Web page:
◀ ▲ ▶History / 19th-century / Person: Korkin, Aleksandr Nikolaevich
Person: Korkin, Aleksandr Nikolaevich
Aleksandr Korkin was a Russian mathematician whose major contribution was to the development of partial differential equations.
Mathematical Profile (Excerpt):
- Korkin entered Vologda Gymnasium in 1847.
- Korkin continued to study at the Gymnasium showing remarkable abilities.
- Life as an undergraduate was hard for Korkin.
- Korkin also discussed problems on the calculus of variation in his essay.
- Bunyakovsky judged the student submissions and awarded Korkin the Gold Medal, recommending that the essay be published in The Student Anthology which happened in the following year.
- Korkin graduated in 1858, qualifying to teach mathematics.
- Korkin was sent abroad to prepare for becoming a professor.
- Korkin attended lectures by Liouville, Lamé and Bertrand in Paris, returned briefly to Russia in May 1863, then went to Germany where he attended lectures by Kummer, Weierstrass and others in Berlin.
- In May 1868 Korkin was appointed by the Council of St Petersburg University as an extraordinary professor in the Department of Mathematics.
- Aleksei Nikolaevich Krylov was taught by Korkin at the Naval Academy, graduating in 1890, and took over Korkin's lecturing position there in 1900.
- Korkin's mathematical expertise was extremely broad within both pure mathematics and mathematical physics.
- One of Korkin's major contributions was to the development of partial differential equations.
- Initially Korkin was unimpressed with Zolotarev's investigation of an indeterminate equation of degree three which he presented in his Master' thesis.
- Korkin wrote a critical report on the thesis.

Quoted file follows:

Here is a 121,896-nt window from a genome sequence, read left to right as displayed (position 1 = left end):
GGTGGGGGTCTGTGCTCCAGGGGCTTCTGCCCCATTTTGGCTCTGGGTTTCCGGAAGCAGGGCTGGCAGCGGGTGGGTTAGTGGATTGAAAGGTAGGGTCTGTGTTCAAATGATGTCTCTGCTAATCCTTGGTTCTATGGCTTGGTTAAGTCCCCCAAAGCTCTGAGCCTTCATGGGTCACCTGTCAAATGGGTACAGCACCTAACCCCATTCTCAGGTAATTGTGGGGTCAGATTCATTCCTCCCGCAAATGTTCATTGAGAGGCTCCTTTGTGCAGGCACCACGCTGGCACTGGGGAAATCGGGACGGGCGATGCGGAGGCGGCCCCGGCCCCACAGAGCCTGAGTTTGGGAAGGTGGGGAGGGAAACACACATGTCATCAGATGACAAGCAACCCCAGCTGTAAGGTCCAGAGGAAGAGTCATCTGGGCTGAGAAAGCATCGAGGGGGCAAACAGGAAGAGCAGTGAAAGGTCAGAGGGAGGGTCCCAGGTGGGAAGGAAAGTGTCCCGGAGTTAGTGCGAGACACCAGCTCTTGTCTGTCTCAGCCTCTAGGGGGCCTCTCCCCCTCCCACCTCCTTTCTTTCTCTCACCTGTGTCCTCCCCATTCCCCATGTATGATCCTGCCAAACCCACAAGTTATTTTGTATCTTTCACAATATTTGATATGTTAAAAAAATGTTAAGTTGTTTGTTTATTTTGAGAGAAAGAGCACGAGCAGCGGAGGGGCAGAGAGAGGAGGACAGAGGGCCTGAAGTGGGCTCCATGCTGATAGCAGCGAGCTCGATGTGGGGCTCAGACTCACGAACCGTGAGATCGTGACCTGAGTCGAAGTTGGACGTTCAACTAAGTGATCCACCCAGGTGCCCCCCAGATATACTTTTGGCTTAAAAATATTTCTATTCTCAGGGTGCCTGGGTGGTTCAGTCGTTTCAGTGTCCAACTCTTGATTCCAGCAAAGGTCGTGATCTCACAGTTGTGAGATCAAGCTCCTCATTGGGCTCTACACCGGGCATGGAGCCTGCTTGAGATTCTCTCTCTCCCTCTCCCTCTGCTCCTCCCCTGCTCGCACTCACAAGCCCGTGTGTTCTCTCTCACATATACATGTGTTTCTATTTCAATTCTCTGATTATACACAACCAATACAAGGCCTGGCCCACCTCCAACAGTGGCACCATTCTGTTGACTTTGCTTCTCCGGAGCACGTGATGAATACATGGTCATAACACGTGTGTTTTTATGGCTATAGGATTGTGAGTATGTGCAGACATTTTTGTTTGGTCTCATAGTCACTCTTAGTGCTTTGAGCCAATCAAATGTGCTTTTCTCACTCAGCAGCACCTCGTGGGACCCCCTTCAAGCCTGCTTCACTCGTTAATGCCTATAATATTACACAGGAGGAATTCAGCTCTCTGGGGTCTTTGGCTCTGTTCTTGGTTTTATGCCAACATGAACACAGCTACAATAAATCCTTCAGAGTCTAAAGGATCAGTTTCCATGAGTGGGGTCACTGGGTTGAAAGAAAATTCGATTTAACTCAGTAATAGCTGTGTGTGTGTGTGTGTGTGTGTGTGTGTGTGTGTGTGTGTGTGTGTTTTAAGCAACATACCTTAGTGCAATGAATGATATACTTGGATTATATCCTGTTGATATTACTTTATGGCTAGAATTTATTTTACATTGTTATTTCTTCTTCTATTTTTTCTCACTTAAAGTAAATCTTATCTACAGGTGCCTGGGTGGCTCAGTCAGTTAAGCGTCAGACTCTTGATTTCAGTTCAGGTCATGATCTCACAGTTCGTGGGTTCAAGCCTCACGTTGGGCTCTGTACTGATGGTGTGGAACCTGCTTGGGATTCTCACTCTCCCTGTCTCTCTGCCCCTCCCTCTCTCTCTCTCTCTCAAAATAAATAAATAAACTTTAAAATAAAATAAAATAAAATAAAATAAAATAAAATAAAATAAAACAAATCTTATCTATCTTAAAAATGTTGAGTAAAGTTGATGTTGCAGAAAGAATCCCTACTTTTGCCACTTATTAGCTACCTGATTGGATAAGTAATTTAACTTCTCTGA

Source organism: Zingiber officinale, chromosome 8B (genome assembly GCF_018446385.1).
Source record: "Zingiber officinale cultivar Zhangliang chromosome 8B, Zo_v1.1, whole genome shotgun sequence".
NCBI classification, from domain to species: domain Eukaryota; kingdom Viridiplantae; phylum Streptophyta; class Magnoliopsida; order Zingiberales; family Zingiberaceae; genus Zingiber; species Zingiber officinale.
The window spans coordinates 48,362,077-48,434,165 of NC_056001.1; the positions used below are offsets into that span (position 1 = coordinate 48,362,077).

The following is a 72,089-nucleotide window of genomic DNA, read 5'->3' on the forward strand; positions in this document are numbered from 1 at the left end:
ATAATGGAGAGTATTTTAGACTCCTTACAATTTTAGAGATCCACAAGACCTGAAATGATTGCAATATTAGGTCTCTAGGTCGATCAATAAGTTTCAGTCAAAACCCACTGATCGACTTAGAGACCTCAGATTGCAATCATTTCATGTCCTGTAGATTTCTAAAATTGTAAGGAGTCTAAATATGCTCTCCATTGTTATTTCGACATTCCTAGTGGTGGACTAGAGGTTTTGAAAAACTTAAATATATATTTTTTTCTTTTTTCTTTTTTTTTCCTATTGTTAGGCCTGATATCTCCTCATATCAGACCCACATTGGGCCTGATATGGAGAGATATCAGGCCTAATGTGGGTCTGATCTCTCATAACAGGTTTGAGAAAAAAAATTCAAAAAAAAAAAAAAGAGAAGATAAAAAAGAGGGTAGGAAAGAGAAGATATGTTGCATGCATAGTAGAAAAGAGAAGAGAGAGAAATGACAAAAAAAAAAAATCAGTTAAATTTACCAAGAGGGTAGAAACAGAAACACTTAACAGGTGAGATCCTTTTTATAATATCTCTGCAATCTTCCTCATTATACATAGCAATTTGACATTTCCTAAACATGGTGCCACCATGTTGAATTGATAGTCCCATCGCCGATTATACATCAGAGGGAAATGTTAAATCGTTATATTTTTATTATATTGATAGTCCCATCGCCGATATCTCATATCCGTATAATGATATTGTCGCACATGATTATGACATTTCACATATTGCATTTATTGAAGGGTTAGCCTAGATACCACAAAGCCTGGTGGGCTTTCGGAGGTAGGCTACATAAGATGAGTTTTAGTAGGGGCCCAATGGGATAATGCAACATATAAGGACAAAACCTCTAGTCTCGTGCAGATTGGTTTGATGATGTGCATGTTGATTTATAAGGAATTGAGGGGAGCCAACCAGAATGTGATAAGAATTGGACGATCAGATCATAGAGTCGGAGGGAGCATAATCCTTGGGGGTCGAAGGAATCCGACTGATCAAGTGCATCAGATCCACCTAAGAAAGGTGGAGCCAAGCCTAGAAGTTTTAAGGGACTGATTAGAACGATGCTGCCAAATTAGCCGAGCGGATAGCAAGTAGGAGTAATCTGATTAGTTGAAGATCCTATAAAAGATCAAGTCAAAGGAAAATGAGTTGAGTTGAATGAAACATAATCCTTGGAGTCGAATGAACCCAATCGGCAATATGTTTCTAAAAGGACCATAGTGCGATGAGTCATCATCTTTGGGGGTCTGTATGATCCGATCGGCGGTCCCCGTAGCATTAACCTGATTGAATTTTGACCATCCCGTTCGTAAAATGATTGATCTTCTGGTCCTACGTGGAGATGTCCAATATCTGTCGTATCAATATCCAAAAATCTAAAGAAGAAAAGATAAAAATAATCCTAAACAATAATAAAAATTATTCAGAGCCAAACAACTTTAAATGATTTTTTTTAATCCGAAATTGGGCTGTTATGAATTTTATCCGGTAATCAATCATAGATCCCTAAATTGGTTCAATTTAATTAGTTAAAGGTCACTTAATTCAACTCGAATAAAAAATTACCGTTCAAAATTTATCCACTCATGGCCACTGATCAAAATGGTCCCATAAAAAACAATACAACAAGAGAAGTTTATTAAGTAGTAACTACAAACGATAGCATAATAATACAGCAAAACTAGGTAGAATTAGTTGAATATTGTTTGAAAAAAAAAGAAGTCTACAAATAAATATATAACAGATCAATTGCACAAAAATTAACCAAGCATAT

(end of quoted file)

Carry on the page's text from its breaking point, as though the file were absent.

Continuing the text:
- Hermite, whom Korkin greatly admired, had studied the minimum value of a quadratic form as a function of its coefficients.
- When Delone became Korkin's student in the 1890s, Korkin was interested in cartographic projections and it was on that topic that he directed Delone's dissertation of 1896.
- Taking notes from his lectures was easy; however, later on in his career Korkin came to the conclusion that he should dictate his lectures, attributed to his lack of faith in his hearers' ability to write them down well enough.
- Through his ability to draw on a broad knowledge of various branches of mathematics, Korkin often set very difficult problems; these he proposed to the best of his students.
- Almost till the end of his life his home was always open on "Korkin Saturdays", as they came to be called, to anyone wanting advice, or to talk mathematics.
Born 19 February 1837, Zhidovinovo, Tot'ma, Vologda, Russia. Died 1 September 1908, St Petersburg, Russia.
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Thank you to the contributors under CC BY-SA 4.0!
Adapted from other CC BY-SA 4.0 Sources:
- O’Connor, John J; Robertson, Edmund F: MacTutor History of Mathematics Archive